“Today girls are upfront in demanding their rights.Nothing can come in their way.Comments Dr Shayama Chona,an educationist for 44 years,They expect society to respect their equality with boys.They are bright,bold,beautiful,and want to drink,smoke,go for late night parties,but dont know how to handle it when trouble arises.”

Muthalik will love this comment. And I wish I could believe the first two lines.

Does the ‘trouble arise’ because they expect society to respect their ‘equality with boys’?

Those who demand equality also drink, smoke and stay out all night?

Those who get into ‘trouble’ are those who drink, smoke and demand equality?

How is drinking and smoking related to freedom, equality, or being bold, bright and beautiful? In fact smoking is bad for skin, and alcohol has calories that go against the average idea of beauty  today. Also does this mean boys and girls  who do not smoke or drink  do not think they are equal citizens?

Too much emphasis on individual rights can come in the way of nurturing good relationships.

How? Can somebody explain please?

Mostly those who suppress individual rights for the (what they consider) ‘welfare of society’ are talking about their personal ideas of what is good for the society (e.g. no gay rights, no lingerie display, no inter-religious marriages). There is a risk of their ideas being wrong  or biased- so personal choices are  best left to each equally intelligent  individual.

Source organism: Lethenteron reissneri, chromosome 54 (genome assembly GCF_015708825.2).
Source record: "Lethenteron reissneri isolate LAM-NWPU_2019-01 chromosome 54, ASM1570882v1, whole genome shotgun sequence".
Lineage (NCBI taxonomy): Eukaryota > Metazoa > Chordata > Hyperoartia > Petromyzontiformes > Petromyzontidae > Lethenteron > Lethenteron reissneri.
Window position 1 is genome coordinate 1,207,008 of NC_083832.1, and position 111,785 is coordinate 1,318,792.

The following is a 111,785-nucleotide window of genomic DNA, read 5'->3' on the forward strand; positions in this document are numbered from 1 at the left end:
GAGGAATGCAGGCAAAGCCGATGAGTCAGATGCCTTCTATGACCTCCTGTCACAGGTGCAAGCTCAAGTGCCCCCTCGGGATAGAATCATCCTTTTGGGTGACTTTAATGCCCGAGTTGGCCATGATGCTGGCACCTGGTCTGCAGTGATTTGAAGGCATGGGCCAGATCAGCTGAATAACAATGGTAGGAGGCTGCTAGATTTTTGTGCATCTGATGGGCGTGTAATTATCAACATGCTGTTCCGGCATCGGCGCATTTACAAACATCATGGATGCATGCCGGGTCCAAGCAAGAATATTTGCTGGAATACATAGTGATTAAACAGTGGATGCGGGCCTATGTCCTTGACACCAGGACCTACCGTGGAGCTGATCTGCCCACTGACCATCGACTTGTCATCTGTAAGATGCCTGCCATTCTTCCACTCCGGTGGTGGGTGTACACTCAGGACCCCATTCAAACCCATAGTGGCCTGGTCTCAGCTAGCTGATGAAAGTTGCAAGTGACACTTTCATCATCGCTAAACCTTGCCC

Individual rights ensure that a few individuals do not force an entire society to confirm to their ideas of right or wrong.

Says senior psychiatrist Dr Rajiv Anand, I,me,myself and to hell with others! This attitude is leading to emotional instability among girls.

If women do not suppress their dreams and desires it does not mean  they have an  ‘I,me,myself and to hell with others!’ attitude.

Its not ‘emotionally unstable’ to want to grow, dream, have ambitions and hopes for oneself.

This one seems to be an  idea straight out of a Bollywood movie.

Add to this,the easy access to illegal substances,birth control methods,etc,which make these female brats believe they know it all.”

Illegal substances and birth control methods cannot be put in the same bracket. Birth Control is not an illegal substance. Birth Control ensures young girls do not have to go through what this teenager in Faridabad went through. (Click to read).

Access to ‘illegal substances’ is equally harmful for all genders and a lot more awareness and respect for one’s body and health is needed to discourage substance abuse.